Henrietta Isom





Interviewer: Miss Irene Robertson

Person interviewed: Henrietta Isom, Biscoe, Arkansas

Age: 81





"I was born in Mississippi. It wasn't far from Memphis, Tennessee. I

heard em talking bout it then. When I first knowed anything we lived way

down in Mississippi. It was on a big farm not close to no place much. My

ma's and pa's master was named Thornton. Seems lack it was Jack and her

name was Miss Lucretia. They show did have a big family, little ones on

up. I have three sisters and a brother all dead--ma was a farm hand. She

left us wid a real old woman--all the little children stayed right wid

her. We minded her lack our ma's. She switch our legs if we didn't. She

carded and sewed about all the time.



"I don't know much about master and mistress; their house was way over

the field. They lived on a hill and had the finest well of water. It was

so cold. They had two buckets on a chain to pull it up by. The cabins

down closer to the creek. There was two springs one used mostly for

washing and the other for house use.



"I don't know how many cabins they was scattered. He had a lot of hands

about all I remembers--on Saturdays we get to go up to the house to

fetch back something; some provisions. They tell us if we be good we

could go. They done their own cooking. When they work their dinners was

sent to the shade trees from white folks house and the childrens was

sent too. We would all stand around Miss Rachel (white) when she bring

it then we go sit on the steps and eat. We show did have plenty to eat.

We wear the dresses new in cold weather then they wear thin for summer.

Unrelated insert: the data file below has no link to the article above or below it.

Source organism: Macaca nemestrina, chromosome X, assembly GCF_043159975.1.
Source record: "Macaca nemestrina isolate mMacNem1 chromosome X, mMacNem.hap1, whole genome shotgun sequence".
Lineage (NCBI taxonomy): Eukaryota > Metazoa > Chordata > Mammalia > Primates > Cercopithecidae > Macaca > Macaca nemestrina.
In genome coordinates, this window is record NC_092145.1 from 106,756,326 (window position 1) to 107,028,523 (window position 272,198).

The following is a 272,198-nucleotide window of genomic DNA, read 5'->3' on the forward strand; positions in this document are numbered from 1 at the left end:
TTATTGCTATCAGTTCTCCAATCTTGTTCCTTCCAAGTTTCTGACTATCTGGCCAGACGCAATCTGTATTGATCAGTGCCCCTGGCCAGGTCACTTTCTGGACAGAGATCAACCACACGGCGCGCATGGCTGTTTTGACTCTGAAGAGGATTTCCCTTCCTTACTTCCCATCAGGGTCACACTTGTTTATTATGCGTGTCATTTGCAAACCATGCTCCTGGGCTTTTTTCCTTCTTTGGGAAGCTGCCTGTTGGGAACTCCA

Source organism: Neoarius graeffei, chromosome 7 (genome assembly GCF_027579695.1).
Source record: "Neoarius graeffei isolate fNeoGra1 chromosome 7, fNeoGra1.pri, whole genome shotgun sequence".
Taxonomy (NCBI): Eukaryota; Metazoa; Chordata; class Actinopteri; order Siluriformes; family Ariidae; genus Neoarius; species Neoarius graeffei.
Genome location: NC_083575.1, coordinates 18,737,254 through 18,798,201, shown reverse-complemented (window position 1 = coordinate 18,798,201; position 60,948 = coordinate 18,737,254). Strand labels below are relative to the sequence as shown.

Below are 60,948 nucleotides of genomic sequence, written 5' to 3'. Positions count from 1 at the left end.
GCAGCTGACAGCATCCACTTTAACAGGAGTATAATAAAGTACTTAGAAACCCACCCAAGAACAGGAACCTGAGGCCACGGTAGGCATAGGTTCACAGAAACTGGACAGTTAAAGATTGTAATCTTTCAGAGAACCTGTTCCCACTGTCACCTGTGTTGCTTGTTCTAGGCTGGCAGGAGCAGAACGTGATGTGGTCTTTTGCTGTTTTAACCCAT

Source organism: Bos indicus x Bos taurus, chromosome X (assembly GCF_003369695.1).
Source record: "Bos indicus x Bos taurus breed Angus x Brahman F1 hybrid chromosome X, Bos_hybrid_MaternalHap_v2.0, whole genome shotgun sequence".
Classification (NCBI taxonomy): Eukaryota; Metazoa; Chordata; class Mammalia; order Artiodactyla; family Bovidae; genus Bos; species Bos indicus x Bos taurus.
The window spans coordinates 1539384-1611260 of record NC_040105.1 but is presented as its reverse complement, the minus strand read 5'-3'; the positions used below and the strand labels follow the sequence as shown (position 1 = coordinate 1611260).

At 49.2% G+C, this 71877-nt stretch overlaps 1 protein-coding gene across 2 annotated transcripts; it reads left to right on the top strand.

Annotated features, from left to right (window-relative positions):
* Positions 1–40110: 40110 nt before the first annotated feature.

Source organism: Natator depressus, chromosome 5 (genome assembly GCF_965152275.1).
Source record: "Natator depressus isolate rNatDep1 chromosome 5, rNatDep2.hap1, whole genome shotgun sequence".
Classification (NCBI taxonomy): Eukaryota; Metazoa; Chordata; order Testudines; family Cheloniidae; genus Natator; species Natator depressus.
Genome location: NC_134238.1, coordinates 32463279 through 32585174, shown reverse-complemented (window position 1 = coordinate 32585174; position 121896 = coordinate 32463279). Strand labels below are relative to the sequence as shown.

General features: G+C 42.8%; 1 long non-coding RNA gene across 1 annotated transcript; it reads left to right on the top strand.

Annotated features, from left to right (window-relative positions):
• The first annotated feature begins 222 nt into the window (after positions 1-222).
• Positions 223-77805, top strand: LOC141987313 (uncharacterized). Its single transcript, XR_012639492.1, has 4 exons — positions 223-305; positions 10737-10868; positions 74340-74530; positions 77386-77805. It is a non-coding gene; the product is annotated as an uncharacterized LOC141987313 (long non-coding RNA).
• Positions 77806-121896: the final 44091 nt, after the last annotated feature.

They be lighter in color too when they fade.



"I remember when the white folks left an went to war. They worked on.

They had a white man and a colored man boss. When freedom was declared

nearly all of them walked off so glad they was free. I don't know where

they all went. My folks went to another big place. We had a hard time.

We all farmed. I don't know what they expected from freedom. Nobody

didn't ask for nuthin. I remembers when some new hands was bought and

put on the place. I think they sold em off in town.



"After de war at the church they talked bout if they didn't get freedom

they would clang together for der rights but they never did do nuthin.

Times was so hard they had to work harder than before.



"The Yankees nor none of the soldiers ever come to our cabins--I seen

them along the roads. They show did clean up Miss Leucretia's calves and

hogs. Took em all off at one time. Rations show did get mighty scarce.



"They sing, I recken they did sing, go off to work singin and the men

whistlin. Mostly sung religious songs. Master Thornton had a white man

preach sometimes. Down in front of the cabins in the shade. Sometimes

somebody get to go to white church with the family. They held the baby.

They didn't have no school.



"I seed the Ku Klux Klans in the road light nights--when they pass we

all peep out the cracks. They didn't bother nobody I knowed. We was

scared they would turn in an come to the house.



"I farmed all my life, hoed cotton and corn. No maam I aint never

voted--I jess lives wid my children here and my son in Memphis and my

other daughter at Helena. My daughter do farm work and my son railroads.

He works in the yards.



"I don't know what to say bout the generations comin on. They is smarter

in their books and sees more than older folks, but they ain't no better.

You kaint depend on what they says. I don't know what to say would make

the country better lessen the folks all be better.



"I never heard of no rebellions. I jess lived in Mississippi till I

comes here and Memphis and stay around wid the children and

grandchildren. They all do fairly well for the fast times I guess."





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